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Pending changes could add volatility to property/casualty market


The commercial property/casualty insurance market might not end 2016 as buyer-friendly as it began, according to a report by Willis Towers Watson P.L.C.

“At the macro level, the satellite view, much remains the same for insurance buyers: capacity remains plentiful, low interest rates invite alternative sources of capital to explore the insurance industry (which further increases overall capacity) and so far, 2016 appears to be another relatively light year for catastrophic loss,” Willis Towers Watson said in “Marketplace Realities Spring 2016: Bringing the Pieces Together.” The result for most buyers is soft market conditions, according to the report that was released last week.

The report said that while more lines of insurance — nine — are now expected to post decreases than the eight that are expected to experience increases, last October the lines with decreases outnumbered those with increases by 11 to five.

“Property and casualty rates are still trending downward, but not as steeply,” said the report.

And the report says that a closer look at the marketplace results in a more complicated picture, “one in which several of the key pieces in the risk management puzzle are changing.” For example, American International Group Inc., which the report called a “super-carrier” is “poised to get smaller, and perhaps in the coming years, the still-giant company may divide, as some have been urging, into several pieces.”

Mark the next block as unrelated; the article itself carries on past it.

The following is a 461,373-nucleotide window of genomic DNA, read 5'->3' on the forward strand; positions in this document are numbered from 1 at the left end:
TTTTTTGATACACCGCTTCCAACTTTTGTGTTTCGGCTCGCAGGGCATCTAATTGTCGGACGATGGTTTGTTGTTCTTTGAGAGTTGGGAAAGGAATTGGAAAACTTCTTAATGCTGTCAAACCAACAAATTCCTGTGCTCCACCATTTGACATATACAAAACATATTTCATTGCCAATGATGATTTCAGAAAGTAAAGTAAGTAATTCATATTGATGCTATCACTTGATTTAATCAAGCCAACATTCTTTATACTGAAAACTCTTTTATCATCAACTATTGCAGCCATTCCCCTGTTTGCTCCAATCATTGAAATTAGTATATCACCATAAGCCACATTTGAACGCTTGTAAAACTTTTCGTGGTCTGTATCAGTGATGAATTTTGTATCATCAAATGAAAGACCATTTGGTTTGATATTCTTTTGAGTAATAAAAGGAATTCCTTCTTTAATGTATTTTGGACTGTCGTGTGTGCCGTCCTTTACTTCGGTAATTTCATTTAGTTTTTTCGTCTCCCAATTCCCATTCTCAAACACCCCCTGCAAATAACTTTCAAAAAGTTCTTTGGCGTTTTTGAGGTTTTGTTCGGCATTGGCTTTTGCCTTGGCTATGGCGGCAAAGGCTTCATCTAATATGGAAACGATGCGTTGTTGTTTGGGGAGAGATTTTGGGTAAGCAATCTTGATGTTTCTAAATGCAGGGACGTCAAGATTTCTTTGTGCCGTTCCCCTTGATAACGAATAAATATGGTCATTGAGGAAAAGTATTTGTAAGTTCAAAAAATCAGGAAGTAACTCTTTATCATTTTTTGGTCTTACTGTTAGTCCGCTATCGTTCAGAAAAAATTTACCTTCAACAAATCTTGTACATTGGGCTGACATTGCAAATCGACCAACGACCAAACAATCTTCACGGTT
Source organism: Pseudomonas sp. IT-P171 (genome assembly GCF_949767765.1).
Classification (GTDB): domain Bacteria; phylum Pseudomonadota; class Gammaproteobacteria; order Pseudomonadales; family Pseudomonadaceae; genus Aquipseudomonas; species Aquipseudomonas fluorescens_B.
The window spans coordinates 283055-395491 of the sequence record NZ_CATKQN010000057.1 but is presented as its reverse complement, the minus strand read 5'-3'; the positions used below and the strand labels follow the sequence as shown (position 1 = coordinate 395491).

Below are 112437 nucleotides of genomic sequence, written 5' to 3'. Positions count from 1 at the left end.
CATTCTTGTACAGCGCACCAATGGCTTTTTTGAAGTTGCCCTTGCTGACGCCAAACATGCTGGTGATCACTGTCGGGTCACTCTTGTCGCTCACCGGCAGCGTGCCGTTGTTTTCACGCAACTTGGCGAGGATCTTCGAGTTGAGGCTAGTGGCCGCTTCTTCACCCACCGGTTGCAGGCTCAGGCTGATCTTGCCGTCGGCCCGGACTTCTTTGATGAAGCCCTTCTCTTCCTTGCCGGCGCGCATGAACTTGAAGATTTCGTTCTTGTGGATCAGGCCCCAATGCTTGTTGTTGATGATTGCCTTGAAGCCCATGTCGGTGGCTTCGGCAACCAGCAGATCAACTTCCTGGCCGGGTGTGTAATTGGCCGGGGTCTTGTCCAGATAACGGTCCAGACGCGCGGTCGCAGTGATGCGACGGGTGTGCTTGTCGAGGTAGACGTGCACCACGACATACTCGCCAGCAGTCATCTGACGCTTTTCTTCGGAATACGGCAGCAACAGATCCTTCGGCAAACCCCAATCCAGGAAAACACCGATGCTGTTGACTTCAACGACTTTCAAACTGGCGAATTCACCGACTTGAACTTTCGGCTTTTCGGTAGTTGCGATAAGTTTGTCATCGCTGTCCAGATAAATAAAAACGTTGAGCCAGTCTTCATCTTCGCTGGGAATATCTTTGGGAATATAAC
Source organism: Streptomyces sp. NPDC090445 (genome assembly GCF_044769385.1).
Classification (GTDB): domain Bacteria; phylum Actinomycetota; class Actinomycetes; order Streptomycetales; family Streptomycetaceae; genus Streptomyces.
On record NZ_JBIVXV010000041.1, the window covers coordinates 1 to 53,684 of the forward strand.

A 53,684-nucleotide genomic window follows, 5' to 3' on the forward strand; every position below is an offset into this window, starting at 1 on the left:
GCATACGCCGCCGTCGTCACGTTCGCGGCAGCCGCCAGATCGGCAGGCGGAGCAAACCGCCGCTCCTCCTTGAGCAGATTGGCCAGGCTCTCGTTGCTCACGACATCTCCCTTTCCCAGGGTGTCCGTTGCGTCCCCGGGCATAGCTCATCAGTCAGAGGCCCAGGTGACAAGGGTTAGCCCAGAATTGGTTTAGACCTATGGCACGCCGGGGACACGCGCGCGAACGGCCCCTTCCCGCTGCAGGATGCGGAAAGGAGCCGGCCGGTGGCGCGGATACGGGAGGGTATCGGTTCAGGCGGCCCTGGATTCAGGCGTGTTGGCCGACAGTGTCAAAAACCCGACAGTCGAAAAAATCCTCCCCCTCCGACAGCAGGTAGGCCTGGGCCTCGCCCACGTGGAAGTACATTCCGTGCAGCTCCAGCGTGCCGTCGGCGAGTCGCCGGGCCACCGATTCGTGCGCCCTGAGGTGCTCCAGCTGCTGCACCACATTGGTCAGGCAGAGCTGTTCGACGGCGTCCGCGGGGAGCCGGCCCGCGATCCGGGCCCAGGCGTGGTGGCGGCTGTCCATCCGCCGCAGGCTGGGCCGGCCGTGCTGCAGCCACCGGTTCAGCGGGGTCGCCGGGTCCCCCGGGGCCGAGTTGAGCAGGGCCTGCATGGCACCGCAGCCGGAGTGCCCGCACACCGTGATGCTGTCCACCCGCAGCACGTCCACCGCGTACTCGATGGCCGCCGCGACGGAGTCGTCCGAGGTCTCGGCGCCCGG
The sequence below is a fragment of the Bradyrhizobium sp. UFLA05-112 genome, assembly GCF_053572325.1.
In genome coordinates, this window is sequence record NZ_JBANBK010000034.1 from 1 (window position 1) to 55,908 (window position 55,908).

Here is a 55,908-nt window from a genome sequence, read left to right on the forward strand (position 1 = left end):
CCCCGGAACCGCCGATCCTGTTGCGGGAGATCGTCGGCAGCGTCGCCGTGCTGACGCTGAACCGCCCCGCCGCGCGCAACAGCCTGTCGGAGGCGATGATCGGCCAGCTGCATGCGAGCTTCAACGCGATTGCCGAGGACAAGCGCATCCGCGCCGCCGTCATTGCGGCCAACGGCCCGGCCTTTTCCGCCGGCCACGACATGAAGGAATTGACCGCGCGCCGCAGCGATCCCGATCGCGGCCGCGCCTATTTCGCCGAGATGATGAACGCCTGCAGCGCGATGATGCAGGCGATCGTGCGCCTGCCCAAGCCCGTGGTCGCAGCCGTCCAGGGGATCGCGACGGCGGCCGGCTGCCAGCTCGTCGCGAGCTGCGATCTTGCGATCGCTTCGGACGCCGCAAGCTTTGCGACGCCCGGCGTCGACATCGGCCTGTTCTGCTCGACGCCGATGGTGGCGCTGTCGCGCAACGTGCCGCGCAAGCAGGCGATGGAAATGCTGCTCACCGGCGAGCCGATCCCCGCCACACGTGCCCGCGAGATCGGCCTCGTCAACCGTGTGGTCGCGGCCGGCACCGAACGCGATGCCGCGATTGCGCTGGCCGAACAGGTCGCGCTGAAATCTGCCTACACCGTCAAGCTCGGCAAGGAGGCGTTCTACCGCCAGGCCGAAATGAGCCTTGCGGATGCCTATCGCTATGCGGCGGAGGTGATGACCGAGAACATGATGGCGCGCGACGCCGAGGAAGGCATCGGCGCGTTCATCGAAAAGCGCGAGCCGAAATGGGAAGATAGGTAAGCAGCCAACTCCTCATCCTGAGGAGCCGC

The acquisition of Chubb Corp. by Ace Ltd., creating Chubb Ltd. has created another supercarrier, the report said.

“Those two changes alone can add a healthy dose of complexity to a company's renewal strategy,” said Willis Towers Watson in the report.

There's additional complexity on a line-by-line basis, the report said. “While a slight majority of lines are still seeing decreases, the level of those decreases is smaller,” according to Willis Towers Watson. “In property insurance, for example, rates are expected to fall for most buyers, but some will find decreases in the single digits, where last year they might have enjoyed double-digit reductions. In the case of auto coverage for businesses, decreases have given way to small increases for the typical buyer.” In addition, rate increases for cyber and errors and omissions policies are getting steeper, the report says.

The changing marketplace “will force some insurance buyers to consider moves they might otherwise have been content to ignore (for the simple fact that a risk manager cannot choose to stay with a carrier if that carrier no longer exists),” said the report.

“That in turn will raise the question of how carrier partners are chosen in the first place. In most cases (and certainly for leading firms with billions in revenue), the selection process involves many considerations,” including price. “But also key is the financial stability of the company that will have to pay the claims should a loss occur, and so are the “culture and personality of the people and institution involved in the transaction,” said the report.

“In other words, the choice of a carrier involves the variables, tangible and otherwise, that inform this important strategic relationship,” according to Willis Towers Watson. “Many pieces must fit to solve that puzzle.”